Changes to Employment Law – Can You Keep Up?

Changes to Employment Law – Can You Keep Up?

Twice a year, in April and October, changes are made to UK employment law. There’s a lot that you need to know, so to help you keep abreast of the changes, I’m running one of my very popular workshops to discuss and simplify the changes. It will be held on 1 May 2014 and Hennerton Golf Club, Wargrave, Berkshire. Click here to book your place.

Here’s a summary of some of the proposed changes to due to take place this spring:

  • Power of Employment Tribunal to impose Financial Penalties on employers. The Employment Tribunal will have the power to order an employer who has lost a case to pay a financial penalty, to the Secretary of State, of between £100 and £5,000. The penalty will be imposed where the employer has breached any of the worker’s rights. Tribunal Financial Penalties apply from 6 April 2014.
  • Early conciliation to come into force. Before lodging a claim to the Tribunal, all claimants will need to notify Acas first, where conciliation will be offered. If conciliation is unsuccessful within the set period the claimant can proceed to lodge a tribunal claim. This comes into force on 6 May 2014.
  • Statutory maternity, paternity and adoption pay increase. The rate of statutory maternity, paternity and adoption rate will increase to £138.18.

In addition, there is this change, to be brought in by the end of 2014:

Managing sickness absence. A health and work assessment and advisory service is to be introduced, offering fee occupational health assistance for employees, employers and GPs. The service can provide an occupational health assessment after four weeks of sickness absence.

To keep your business fully updated, why not book your place on our workshop? The cost is just £10 +VAT, so to reserve your seat, just click here to book online.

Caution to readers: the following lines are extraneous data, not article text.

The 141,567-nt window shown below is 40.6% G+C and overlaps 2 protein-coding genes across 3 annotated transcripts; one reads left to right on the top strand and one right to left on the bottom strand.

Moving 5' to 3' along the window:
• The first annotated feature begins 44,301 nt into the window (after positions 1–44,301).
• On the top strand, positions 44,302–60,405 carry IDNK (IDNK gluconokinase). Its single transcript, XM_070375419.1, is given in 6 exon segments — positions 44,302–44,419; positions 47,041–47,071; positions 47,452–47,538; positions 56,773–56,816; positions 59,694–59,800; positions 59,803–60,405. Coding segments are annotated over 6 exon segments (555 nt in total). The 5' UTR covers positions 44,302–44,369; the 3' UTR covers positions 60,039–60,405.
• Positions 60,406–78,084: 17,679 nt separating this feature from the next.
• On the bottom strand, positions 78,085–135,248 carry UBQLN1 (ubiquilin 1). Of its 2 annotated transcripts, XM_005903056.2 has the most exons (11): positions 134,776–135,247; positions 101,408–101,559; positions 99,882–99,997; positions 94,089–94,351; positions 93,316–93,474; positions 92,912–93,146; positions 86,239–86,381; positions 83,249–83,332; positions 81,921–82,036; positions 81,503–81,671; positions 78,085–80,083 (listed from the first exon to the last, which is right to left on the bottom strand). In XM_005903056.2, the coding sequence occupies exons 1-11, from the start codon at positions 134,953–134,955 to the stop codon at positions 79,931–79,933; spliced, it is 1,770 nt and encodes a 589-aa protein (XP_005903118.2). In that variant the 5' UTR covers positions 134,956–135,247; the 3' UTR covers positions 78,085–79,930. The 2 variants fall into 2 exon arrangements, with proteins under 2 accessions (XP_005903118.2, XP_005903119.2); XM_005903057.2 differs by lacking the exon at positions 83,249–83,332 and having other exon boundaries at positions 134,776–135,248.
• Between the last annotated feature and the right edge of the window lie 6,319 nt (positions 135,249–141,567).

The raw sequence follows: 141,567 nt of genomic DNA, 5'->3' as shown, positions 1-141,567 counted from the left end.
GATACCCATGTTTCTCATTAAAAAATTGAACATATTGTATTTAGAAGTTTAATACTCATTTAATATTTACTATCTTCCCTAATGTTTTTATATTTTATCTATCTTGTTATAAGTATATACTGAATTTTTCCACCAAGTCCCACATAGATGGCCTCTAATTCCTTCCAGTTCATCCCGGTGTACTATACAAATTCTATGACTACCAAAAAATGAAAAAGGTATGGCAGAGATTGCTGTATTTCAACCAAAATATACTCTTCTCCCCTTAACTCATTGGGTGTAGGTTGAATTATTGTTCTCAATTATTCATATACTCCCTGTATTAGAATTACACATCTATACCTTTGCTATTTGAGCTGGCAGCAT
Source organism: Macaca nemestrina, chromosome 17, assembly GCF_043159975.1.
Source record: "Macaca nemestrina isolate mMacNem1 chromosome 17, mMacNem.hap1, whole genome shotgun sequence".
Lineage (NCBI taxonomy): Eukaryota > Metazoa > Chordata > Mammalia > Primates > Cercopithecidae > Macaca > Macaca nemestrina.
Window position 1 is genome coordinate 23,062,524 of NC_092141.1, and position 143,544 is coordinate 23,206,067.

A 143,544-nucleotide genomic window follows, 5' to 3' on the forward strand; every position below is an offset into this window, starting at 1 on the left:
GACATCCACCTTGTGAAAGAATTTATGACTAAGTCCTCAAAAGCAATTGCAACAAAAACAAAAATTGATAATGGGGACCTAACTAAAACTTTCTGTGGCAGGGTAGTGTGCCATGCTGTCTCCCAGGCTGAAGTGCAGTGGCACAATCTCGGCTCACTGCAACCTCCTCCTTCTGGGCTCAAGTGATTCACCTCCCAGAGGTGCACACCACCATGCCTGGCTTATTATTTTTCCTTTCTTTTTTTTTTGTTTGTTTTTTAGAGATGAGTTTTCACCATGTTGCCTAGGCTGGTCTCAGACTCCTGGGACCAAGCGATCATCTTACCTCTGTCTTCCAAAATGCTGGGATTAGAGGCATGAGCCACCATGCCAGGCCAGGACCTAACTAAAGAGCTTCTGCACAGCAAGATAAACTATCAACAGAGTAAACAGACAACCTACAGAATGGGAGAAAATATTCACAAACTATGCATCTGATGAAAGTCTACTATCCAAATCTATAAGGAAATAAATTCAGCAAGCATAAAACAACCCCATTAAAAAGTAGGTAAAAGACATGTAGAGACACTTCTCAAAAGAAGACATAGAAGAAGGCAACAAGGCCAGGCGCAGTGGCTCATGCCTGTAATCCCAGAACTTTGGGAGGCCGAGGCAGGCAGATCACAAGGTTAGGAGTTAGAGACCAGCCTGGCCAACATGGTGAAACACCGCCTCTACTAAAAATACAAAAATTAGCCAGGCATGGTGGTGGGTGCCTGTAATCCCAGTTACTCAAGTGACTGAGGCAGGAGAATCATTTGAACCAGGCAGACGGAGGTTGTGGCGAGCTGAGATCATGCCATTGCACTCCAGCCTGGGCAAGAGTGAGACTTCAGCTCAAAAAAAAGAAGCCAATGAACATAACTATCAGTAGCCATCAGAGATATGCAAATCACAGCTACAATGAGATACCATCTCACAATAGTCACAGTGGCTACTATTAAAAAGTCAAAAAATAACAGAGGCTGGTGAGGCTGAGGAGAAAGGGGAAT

How Do You Manage Absence in Your Business?

How Do You Manage Absence in Your Business?

The cost of absence to your business could be huge. While it’s not always avoidable, you can reduce the cost and impact by managing it effectively. Here are some of the things you need to do:

Monitor it: You won’t have an idea of the problem if you don’t keep a record of the days and dates of absence. You need to know the frequency or length of absence to decide on the next steps.

Reporting absence: You must have rules about reporting absence and you must make sure these are followed.  If you don’t do this everyone will ignore them because they can.

Discuss the problem with your employee: There’s a legal requirement to consult with employees. They need your support and you need to know how to plan their work while they are away and make arrangements for their return.

Getting the payments right: Check the contract of employment to make sure you make the correct payments. As a minimum, employees are entitled to Statutory Sick Pay and they may also be entitled to be paid for holidays.

Return to work interview: These are key tool in deterring absence and making sure that you know what’s going on with your staff. They’re a great opportunity to nip problems in the bud.

Keeping in touch: Contact is vital if an employee is away for a long period. It helps you to provide support to them and at the same time understand how the situation may develop so that you can plan your business.

Phased return to work: This may be required after a long illness and may be suggested by the GP in a fit note.  You should consider these suggestions and discuss them with the employee before you make a decision.

What if you need to dismiss a member of staff due to long term absence? What are the benefits of managing absence? You can find out more from our free fact sheet – download it here.